The Las Vegas Metro Chamber of Commerce announced Wednesday that it is partnering with Anthem Blue Cross Blue Shield to offer health plans to its members under a new Trump Administration rule that makes it easier for small businesses to collectively purchase insurance…………….
By Megan Messerly
September 5th, 2018
The neonatal intensive care unit at Sunrise Hospital as seen on Wednesday, Jan. 31, 2018. (Daniel Clark/The Nevada Independent)
The Las Vegas Metro Chamber of Commerce announced Wednesday that it is partnering with Anthem Blue Cross Blue Shield to offer health plans to its members under a new Trump Administration rule that makes it easier for small businesses to collectively purchase insurance.
The chamber said in a statement that it has entered into an exclusive agreement for a two-year rate with Anthem to offer health insurance plans, some of which will be available as early as Oct. 1, to its members. The chamber will also offer dental, vision and life insurance benefits as part of its insurance package. According to the chamber, the plan will be the only one of its kind in Nevada to offer insurance to sole proprietors, small and medium-sized businesses and larger companies.
The announcement comes a little more than two months after the Department of Labor loosened rules on association health plans, exempting them from providing the essential health benefits required under the Affordable Care Act, eliminating restrictions based on geography and allowing companies in different industries in the same region to provide coverage together. At a June roundtable at the South Point Hotel & Casino, Trump touted that the new rule would give businesses “tremendous negotiating rights” and that the plans would soon cover “millions and millions of people.”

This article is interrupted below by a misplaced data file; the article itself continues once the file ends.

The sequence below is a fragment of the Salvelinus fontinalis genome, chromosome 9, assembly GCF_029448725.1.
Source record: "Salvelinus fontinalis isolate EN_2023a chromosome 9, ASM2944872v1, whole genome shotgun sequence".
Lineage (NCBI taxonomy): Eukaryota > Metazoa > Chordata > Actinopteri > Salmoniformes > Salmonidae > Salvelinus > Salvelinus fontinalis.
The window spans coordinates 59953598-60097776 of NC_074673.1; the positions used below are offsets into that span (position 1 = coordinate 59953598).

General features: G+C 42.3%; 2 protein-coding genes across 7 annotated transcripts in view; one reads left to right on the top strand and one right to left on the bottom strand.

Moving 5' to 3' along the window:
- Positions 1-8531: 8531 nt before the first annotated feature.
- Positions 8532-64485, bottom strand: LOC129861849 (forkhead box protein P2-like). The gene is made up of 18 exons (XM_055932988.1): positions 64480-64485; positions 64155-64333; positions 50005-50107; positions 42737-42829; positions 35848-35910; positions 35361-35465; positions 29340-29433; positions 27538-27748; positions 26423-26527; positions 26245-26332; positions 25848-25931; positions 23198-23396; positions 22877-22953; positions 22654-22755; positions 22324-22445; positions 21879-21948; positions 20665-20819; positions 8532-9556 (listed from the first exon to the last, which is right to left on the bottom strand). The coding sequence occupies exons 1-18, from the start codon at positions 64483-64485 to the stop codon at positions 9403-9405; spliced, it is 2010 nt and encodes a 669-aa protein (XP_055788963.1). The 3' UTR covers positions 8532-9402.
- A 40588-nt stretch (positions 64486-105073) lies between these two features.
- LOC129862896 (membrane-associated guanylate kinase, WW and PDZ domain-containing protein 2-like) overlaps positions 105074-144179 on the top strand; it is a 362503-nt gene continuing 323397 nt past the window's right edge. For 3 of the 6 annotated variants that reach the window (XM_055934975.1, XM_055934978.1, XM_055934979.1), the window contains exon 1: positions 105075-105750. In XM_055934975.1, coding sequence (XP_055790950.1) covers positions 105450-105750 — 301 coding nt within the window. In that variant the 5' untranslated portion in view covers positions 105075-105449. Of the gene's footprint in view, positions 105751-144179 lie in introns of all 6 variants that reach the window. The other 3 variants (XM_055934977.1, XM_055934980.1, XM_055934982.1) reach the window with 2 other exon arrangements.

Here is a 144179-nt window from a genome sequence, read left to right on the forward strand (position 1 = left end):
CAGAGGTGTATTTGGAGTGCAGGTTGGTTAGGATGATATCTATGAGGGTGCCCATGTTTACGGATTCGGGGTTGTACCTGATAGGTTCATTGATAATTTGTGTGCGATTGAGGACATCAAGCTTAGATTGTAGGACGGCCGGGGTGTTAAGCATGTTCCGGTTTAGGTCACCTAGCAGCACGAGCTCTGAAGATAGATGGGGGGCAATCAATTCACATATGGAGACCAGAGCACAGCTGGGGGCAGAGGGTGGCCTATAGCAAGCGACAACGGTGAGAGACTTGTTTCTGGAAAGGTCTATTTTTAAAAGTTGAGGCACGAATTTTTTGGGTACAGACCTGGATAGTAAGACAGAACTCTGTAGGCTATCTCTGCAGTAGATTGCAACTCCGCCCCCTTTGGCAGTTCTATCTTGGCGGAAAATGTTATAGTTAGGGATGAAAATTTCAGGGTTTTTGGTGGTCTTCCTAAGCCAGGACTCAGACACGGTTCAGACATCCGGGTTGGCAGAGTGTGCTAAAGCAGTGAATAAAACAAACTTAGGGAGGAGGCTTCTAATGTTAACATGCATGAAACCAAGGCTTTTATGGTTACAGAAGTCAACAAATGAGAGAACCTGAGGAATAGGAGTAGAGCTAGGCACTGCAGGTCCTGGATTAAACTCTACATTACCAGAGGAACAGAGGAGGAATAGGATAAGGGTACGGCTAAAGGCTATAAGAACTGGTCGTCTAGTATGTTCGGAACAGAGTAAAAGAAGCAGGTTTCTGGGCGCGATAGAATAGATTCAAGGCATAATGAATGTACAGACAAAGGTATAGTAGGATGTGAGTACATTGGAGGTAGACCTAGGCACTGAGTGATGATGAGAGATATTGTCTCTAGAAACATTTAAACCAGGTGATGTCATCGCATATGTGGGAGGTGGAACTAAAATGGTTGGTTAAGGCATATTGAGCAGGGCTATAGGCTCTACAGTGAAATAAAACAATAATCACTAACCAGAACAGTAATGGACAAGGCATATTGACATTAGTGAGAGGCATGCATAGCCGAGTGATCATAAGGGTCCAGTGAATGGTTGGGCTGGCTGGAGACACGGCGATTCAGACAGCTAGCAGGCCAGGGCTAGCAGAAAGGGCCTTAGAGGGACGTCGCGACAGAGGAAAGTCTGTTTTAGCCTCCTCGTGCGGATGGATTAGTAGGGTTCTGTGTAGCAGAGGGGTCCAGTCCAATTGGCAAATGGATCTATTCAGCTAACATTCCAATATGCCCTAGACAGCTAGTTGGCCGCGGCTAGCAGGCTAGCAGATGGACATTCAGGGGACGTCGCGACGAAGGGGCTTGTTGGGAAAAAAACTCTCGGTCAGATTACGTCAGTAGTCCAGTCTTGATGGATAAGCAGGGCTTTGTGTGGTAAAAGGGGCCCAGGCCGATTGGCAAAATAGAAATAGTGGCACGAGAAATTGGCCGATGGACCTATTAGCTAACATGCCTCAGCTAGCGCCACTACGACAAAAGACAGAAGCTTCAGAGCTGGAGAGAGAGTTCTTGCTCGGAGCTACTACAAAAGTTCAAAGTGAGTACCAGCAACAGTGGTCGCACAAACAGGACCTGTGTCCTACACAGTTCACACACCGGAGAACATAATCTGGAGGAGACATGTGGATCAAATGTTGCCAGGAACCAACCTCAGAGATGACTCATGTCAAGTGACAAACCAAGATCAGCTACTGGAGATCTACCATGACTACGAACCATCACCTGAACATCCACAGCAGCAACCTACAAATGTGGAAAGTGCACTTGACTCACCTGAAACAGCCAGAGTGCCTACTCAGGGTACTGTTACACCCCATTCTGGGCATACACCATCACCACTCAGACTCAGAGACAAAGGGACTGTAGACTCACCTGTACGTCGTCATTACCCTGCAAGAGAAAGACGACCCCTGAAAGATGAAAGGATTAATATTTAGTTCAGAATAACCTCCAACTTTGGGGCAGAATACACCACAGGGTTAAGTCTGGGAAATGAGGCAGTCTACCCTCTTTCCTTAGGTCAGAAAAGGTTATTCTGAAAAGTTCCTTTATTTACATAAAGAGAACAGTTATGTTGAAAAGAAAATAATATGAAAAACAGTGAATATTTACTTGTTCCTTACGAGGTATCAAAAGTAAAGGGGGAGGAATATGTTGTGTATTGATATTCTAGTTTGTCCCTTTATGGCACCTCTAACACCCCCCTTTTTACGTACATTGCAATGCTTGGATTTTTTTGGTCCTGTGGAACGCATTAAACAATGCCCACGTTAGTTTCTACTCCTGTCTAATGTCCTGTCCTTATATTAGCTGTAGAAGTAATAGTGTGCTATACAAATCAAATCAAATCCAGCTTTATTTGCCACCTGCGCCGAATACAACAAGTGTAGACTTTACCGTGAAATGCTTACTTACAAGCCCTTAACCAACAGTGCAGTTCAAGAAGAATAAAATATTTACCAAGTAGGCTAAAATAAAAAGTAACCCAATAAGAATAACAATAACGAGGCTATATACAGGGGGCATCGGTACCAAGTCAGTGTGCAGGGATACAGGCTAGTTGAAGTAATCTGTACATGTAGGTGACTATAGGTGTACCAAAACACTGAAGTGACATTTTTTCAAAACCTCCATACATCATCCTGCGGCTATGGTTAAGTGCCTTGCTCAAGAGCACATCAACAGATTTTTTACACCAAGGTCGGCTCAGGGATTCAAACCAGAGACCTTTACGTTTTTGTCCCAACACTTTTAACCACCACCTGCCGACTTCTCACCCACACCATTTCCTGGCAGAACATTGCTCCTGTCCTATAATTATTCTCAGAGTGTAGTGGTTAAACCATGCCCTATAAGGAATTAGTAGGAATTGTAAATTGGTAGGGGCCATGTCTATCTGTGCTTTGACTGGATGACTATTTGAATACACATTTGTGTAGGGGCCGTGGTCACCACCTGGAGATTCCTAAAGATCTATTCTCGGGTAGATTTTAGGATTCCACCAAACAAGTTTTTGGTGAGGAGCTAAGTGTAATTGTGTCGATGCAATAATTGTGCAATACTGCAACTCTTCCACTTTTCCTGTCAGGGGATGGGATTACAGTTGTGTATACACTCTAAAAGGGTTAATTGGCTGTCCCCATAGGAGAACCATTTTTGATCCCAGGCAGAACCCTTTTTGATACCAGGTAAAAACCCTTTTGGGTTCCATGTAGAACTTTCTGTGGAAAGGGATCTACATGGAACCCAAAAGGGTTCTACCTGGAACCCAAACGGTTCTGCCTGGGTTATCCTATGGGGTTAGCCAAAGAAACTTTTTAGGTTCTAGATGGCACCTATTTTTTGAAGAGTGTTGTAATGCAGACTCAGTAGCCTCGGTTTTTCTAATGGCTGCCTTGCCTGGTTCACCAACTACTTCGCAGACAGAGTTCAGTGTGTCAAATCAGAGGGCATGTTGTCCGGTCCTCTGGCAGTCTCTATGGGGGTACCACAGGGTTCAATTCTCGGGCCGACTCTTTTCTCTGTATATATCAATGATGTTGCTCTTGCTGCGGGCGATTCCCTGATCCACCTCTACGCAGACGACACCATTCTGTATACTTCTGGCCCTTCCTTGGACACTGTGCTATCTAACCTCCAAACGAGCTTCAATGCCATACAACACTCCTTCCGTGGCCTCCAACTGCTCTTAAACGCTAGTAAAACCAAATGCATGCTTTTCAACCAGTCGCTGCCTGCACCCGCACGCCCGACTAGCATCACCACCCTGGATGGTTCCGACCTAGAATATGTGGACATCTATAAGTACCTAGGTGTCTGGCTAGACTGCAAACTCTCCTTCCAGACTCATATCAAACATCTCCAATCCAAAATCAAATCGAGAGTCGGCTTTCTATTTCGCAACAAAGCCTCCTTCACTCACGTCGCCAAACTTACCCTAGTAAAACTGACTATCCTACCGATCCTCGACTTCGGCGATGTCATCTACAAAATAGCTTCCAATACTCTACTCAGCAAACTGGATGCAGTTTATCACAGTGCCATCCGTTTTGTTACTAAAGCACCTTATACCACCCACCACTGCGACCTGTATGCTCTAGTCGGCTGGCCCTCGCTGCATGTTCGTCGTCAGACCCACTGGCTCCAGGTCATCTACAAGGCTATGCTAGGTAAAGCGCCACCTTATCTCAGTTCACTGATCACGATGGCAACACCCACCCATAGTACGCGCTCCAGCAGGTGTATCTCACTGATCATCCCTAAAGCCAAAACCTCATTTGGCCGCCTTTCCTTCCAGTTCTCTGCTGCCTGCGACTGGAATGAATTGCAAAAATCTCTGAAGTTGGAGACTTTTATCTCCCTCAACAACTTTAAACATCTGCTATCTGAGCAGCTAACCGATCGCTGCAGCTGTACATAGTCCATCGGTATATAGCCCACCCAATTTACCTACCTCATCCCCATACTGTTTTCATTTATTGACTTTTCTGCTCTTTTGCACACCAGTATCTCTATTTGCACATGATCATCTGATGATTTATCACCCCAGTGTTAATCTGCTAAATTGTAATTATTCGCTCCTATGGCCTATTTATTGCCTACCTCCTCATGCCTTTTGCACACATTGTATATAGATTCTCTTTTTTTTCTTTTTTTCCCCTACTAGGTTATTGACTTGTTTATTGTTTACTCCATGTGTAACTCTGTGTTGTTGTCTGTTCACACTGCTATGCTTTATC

The chamber previously offered an association health plan that covered 20,000 people for nearly 30 years but stopped in 2014 after the Affordable Care Act began requiring all association health plans to cover what the federal health-care law deemed essential benefits, including prescription drug coverage and maternity care. Immediately after the rule was finalized in June, the chamber announced that it had been working for several months to develop a new Chamber Health Plan and that it would begin consulting with insurers to finalize a plan.
“We’ve listened to our members and brokers about what they need most,” said Las Vegas Metro Chamber President and CEO Mary Beth Sewald in a statement. “We are thrilled to announce this partnership with Anthem that combines robust health coverage with affordability and extremely competitive pricing.”
Anthem Blue Cross Blue Shield Nevada President Mike Murphy said in a statement that the insurance company “is committed to making high quality health care more accessible and affordable for consumers.”
The chamber released few specifics of the plan on Wednesday, saying only that the plans will offer “robust benefits and coverages, as well as very competitive pricing” and that the details of the new plan options would be released to insurance brokers and chamber members in September.
Association health plans have faced significant criticism for potentially offering fewer benefits than those sold on the health insurance exchange because they aren’t required to cover the same essential health benefits required under the ACA, though Sewald told The Nevada Independent in July that the chamber wanted to “do it right” and offer the best coverage it can to its members.
Separately, three other chambers of commerce — the Henderson Chamber of Commerce, Latin Chamber of Commerce and Boulder City Chamber of Commerce — announced last month that they were banding together as the Clark County Health Plan Association to offer plans to their members through UnitedHealthcare, though those plans are limited to small group employers with between one and 50 employees.